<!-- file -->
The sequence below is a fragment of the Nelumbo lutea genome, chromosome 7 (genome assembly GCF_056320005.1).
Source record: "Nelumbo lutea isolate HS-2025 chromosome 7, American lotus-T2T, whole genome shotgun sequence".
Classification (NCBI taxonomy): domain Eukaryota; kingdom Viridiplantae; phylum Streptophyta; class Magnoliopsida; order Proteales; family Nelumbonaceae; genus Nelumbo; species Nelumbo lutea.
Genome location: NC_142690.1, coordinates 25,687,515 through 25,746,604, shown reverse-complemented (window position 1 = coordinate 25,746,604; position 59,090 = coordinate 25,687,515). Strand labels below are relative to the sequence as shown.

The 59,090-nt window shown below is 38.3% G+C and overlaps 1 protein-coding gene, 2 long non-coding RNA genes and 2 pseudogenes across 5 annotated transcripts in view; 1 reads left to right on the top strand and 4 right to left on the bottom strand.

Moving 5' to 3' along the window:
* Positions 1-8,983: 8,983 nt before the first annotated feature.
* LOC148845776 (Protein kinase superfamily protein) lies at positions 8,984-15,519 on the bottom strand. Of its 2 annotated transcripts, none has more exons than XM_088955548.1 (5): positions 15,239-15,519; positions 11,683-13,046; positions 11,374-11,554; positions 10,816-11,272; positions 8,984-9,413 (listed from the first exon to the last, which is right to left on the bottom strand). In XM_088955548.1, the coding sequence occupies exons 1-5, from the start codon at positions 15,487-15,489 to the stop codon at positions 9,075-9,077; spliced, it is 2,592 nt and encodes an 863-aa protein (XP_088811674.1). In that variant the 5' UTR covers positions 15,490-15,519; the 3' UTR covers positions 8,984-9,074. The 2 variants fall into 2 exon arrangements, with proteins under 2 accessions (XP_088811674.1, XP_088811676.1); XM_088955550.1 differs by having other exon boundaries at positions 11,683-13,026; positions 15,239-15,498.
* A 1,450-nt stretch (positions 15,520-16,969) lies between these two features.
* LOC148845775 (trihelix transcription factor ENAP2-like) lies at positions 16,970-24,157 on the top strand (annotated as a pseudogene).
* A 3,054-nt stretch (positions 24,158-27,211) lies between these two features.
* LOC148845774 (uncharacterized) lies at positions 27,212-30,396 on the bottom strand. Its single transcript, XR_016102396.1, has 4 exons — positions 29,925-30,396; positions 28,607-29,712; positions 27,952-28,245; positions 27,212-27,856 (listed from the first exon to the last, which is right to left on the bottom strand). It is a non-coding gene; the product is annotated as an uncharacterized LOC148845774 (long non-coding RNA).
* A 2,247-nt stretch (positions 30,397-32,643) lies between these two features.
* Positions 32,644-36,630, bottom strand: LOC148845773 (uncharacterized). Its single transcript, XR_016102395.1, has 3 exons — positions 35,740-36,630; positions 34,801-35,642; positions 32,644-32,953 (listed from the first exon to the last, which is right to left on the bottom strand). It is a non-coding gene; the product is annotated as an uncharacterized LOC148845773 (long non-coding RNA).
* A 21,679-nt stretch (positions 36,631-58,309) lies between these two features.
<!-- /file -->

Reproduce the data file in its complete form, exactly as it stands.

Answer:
The sequence below is a fragment of the Nelumbo lutea genome, chromosome 7 (genome assembly GCF_056320005.1).
Source record: "Nelumbo lutea isolate HS-2025 chromosome 7, American lotus-T2T, whole genome shotgun sequence".
Classification (NCBI taxonomy): domain Eukaryota; kingdom Viridiplantae; phylum Streptophyta; class Magnoliopsida; order Proteales; family Nelumbonaceae; genus Nelumbo; species Nelumbo lutea.
Genome location: NC_142690.1, coordinates 25,687,515 through 25,746,604, shown reverse-complemented (window position 1 = coordinate 25,746,604; position 59,090 = coordinate 25,687,515). Strand labels below are relative to the sequence as shown.

The 59,090-nt window shown below is 38.3% G+C and overlaps 1 protein-coding gene, 2 long non-coding RNA genes and 2 pseudogenes across 5 annotated transcripts in view; 1 reads left to right on the top strand and 4 right to left on the bottom strand.

Moving 5' to 3' along the window:
* Positions 1-8,983: 8,983 nt before the first annotated feature.
* LOC148845776 (Protein kinase superfamily protein) lies at positions 8,984-15,519 on the bottom strand. Of its 2 annotated transcripts, none has more exons than XM_088955548.1 (5): positions 15,239-15,519; positions 11,683-13,046; positions 11,374-11,554; positions 10,816-11,272; positions 8,984-9,413 (listed from the first exon to the last, which is right to left on the bottom strand). In XM_088955548.1, the coding sequence occupies exons 1-5, from the start codon at positions 15,487-15,489 to the stop codon at positions 9,075-9,077; spliced, it is 2,592 nt and encodes an 863-aa protein (XP_088811674.1). In that variant the 5' UTR covers positions 15,490-15,519; the 3' UTR covers positions 8,984-9,074. The 2 variants fall into 2 exon arrangements, with proteins under 2 accessions (XP_088811674.1, XP_088811676.1); XM_088955550.1 differs by having other exon boundaries at positions 11,683-13,026; positions 15,239-15,498.
* A 1,450-nt stretch (positions 15,520-16,969) lies between these two features.
* LOC148845775 (trihelix transcription factor ENAP2-like) lies at positions 16,970-24,157 on the top strand (annotated as a pseudogene).
* A 3,054-nt stretch (positions 24,158-27,211) lies between these two features.
* LOC148845774 (uncharacterized) lies at positions 27,212-30,396 on the bottom strand. Its single transcript, XR_016102396.1, has 4 exons — positions 29,925-30,396; positions 28,607-29,712; positions 27,952-28,245; positions 27,212-27,856 (listed from the first exon to the last, which is right to left on the bottom strand). It is a non-coding gene; the product is annotated as an uncharacterized LOC148845774 (long non-coding RNA).
* A 2,247-nt stretch (positions 30,397-32,643) lies between these two features.
* Positions 32,644-36,630, bottom strand: LOC148845773 (uncharacterized). Its single transcript, XR_016102395.1, has 3 exons — positions 35,740-36,630; positions 34,801-35,642; positions 32,644-32,953 (listed from the first exon to the last, which is right to left on the bottom strand). It is a non-coding gene; the product is annotated as an uncharacterized LOC148845773 (long non-coding RNA).
* A 21,679-nt stretch (positions 36,631-58,309) lies between these two features.